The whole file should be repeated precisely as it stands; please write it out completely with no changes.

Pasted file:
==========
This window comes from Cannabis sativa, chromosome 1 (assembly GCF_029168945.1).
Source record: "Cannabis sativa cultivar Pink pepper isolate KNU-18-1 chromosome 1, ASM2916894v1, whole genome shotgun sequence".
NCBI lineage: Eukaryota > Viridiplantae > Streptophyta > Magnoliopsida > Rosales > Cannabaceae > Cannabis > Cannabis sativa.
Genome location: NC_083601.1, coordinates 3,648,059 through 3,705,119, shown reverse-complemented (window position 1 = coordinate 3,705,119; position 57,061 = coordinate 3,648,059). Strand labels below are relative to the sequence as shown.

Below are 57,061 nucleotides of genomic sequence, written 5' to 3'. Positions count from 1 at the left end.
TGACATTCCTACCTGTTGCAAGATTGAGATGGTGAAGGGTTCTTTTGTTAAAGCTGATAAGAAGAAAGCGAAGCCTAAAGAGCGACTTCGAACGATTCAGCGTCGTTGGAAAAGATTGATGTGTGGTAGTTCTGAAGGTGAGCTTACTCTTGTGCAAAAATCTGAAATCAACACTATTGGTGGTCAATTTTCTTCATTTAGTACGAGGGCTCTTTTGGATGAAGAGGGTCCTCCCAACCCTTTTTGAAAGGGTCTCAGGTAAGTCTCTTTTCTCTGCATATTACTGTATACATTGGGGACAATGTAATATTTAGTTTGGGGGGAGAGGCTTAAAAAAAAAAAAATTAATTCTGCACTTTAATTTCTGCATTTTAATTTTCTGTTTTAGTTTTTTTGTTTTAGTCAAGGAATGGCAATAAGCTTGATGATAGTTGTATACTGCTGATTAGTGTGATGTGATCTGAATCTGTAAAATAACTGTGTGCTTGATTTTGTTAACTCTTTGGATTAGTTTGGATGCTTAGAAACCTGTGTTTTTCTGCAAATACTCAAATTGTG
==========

This window comes from Cannabis sativa, chromosome 1 (assembly GCF_029168945.1).
Source record: "Cannabis sativa cultivar Pink pepper isolate KNU-18-1 chromosome 1, ASM2916894v1, whole genome shotgun sequence".
NCBI lineage: Eukaryota > Viridiplantae > Streptophyta > Magnoliopsida > Rosales > Cannabaceae > Cannabis > Cannabis sativa.
Genome location: NC_083601.1, coordinates 3,648,059 through 3,705,119, shown reverse-complemented (window position 1 = coordinate 3,705,119; position 57,061 = coordinate 3,648,059). Strand labels below are relative to the sequence as shown.

Below are 57,061 nucleotides of genomic sequence, written 5' to 3'. Positions count from 1 at the left end.
TGACATTCCTACCTGTTGCAAGATTGAGATGGTGAAGGGTTCTTTTGTTAAAGCTGATAAGAAGAAAGCGAAGCCTAAAGAGCGACTTCGAACGATTCAGCGTCGTTGGAAAAGATTGATGTGTGGTAGTTCTGAAGGTGAGCTTACTCTTGTGCAAAAATCTGAAATCAACACTATTGGTGGTCAATTTTCTTCATTTAGTACGAGGGCTCTTTTGGATGAAGAGGGTCCTCCCAACCCTTTTTGAAAGGGTCTCAGGTAAGTCTCTTTTCTCTGCATATTACTGTATACATTGGGGACAATGTAATATTTAGTTTGGGGGGAGAGGCTTAAAAAAAAAAAAATTAATTCTGCACTTTAATTTCTGCATTTTAATTTTCTGTTTTAGTTTTTTTGTTTTAGTCAAGGAATGGCAATAAGCTTGATGATAGTTGTATACTGCTGATTAGTGTGATGTGATCTGAATCTGTAAAATAACTGTGTGCTTGATTTTGTTAACTCTTTGGATTAGTTTGGATGCTTAGAAACCTGTGTTTTTCTGCAAATACTCAAATTGTG